Fixed versus adjustable loans
With a fixed-rate loan, your monthly payment never changes for the entire duration of the loan. The amount of the payment that goes for principal (the amount you borrowed) will go up, however, your interest payment will go down accordingly. The property taxes and homeowners insurance will increase over time, but generally, payment amounts on these types of loans don't increase much.
During the early amortization period of a fixed-rate loan, most of your monthly payment pays interest, and a significantly smaller part goes to principal. The amount paid toward principal increases up slowly every month.
Borrowers might choose a fixed-rate loan to lock in a low interest rate. Borrowers choose these types of loans when interest rates are low and they want to lock in the lower rate. If you have an Adjustable Rate Mortgage (ARM) now, refinancing into a fixed-rate loan can provide greater consistency in monthly payments. If you currently have an Adjustable Rate Mortgage (ARM), we can assist you in locking a fixed-rate at the best rate currently available. Call Abundance Home Mortgage at (512) 335-7800 for details.
Adjustable Rate Mortgages — ARMs, as we called them above — come in a great number of varieties. Generally, interest rates for ARMs are determined by an outside index. Some examples of outside indexes are: the 6-month CD rate, the 1 year rate on Treasure Securities, the Federal Home Loan Bank's 11th District Cost of Funds Index (COFI), or others.
Most programs have a cap that protects borrowers from sudden increases in monthly payments. There may be a cap on how much your interest rate can go up in one period. For example: no more than a couple percent per year, even though the underlying index goes up by more than two percent. Your loan may have a "payment cap" that instead of capping the interest rate directly, caps the amount your monthly payment can increase in a given period. In addition, the great majority of ARM programs feature a "lifetime cap" — the interest rate will never go over the capped amount.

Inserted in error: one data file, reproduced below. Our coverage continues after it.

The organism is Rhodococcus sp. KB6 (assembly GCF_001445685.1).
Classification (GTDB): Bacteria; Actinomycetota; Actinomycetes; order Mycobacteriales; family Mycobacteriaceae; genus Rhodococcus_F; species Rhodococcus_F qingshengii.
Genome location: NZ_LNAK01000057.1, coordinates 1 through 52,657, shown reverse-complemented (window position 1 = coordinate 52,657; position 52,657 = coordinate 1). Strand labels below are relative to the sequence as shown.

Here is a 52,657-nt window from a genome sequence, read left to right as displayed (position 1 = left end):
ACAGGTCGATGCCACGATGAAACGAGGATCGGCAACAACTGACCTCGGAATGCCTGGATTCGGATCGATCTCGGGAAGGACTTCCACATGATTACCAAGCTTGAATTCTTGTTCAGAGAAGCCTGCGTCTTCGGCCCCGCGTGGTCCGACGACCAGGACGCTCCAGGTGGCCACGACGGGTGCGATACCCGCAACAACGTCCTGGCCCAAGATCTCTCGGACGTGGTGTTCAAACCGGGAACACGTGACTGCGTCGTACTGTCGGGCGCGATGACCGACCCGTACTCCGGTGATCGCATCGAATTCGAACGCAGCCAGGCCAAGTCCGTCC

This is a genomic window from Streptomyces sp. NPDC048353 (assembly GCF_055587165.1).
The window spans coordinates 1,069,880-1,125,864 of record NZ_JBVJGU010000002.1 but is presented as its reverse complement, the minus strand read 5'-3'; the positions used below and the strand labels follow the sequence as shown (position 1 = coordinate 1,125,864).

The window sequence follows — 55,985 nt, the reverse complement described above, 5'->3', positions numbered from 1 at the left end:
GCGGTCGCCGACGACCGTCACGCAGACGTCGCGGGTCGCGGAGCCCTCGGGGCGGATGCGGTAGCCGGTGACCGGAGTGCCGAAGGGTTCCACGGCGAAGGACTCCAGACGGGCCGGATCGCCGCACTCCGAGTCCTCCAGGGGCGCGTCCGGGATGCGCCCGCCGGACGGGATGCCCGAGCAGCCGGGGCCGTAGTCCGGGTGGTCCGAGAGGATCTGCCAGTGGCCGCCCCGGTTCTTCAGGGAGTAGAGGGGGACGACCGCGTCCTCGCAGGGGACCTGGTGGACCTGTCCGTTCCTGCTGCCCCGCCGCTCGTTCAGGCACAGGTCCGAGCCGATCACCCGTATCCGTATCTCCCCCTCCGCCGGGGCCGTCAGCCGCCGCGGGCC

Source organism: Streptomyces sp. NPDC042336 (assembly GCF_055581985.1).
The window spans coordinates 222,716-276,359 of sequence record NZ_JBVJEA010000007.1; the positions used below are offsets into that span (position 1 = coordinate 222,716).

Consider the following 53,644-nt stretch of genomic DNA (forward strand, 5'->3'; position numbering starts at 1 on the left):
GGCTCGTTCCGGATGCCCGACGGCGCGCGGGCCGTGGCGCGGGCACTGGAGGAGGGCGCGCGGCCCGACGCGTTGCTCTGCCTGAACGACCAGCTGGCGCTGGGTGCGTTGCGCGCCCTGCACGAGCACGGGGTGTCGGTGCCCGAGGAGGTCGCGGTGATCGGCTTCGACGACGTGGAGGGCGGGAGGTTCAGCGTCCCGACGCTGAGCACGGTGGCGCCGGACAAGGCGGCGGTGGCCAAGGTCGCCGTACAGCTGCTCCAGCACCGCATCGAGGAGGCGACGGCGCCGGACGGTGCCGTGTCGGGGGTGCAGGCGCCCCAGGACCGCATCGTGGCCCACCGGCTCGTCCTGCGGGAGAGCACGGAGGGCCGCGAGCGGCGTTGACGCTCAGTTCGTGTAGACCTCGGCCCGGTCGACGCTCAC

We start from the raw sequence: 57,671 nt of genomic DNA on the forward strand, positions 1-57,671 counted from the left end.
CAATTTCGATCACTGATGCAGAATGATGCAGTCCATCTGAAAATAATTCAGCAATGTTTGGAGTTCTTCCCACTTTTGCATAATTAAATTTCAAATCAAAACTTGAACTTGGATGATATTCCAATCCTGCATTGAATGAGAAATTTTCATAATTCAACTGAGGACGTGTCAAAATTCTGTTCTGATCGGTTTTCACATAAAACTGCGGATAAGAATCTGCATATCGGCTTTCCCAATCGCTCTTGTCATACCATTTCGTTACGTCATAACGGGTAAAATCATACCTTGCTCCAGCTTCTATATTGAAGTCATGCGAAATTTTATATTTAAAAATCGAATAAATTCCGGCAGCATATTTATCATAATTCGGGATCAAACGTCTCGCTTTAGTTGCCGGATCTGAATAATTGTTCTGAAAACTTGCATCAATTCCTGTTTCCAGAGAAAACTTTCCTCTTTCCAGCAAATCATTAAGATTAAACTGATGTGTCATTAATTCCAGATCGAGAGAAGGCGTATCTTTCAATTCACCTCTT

ARMs most often feature the lowest rates toward the start of the loan. They provide that rate for an initial period that varies greatly. You've likely read about 5/1 or 3/1 ARMs. For these loans, the introductory rate is set for three or five years. After this period it adjusts every year. These loans are fixed for a certain number of years (3 or 5), then adjust. These loans are usually best for borrowers who anticipate moving in three or five years. These types of adjustable rate loans benefit people who will move before the loan adjusts.
Most borrowers who choose ARMs choose them because they want to get lower introductory rates and don't plan on staying in the home for any longer than this initial low-rate period. ARMs can be risky when housing prices go down because homeowners can get stuck with increasing rates if they can't sell their home or refinance with a lower property value.
Have questions about mortgage loans? Call us at (512) 335-7800. It's our job to answer these questions and many others, so we're happy to help!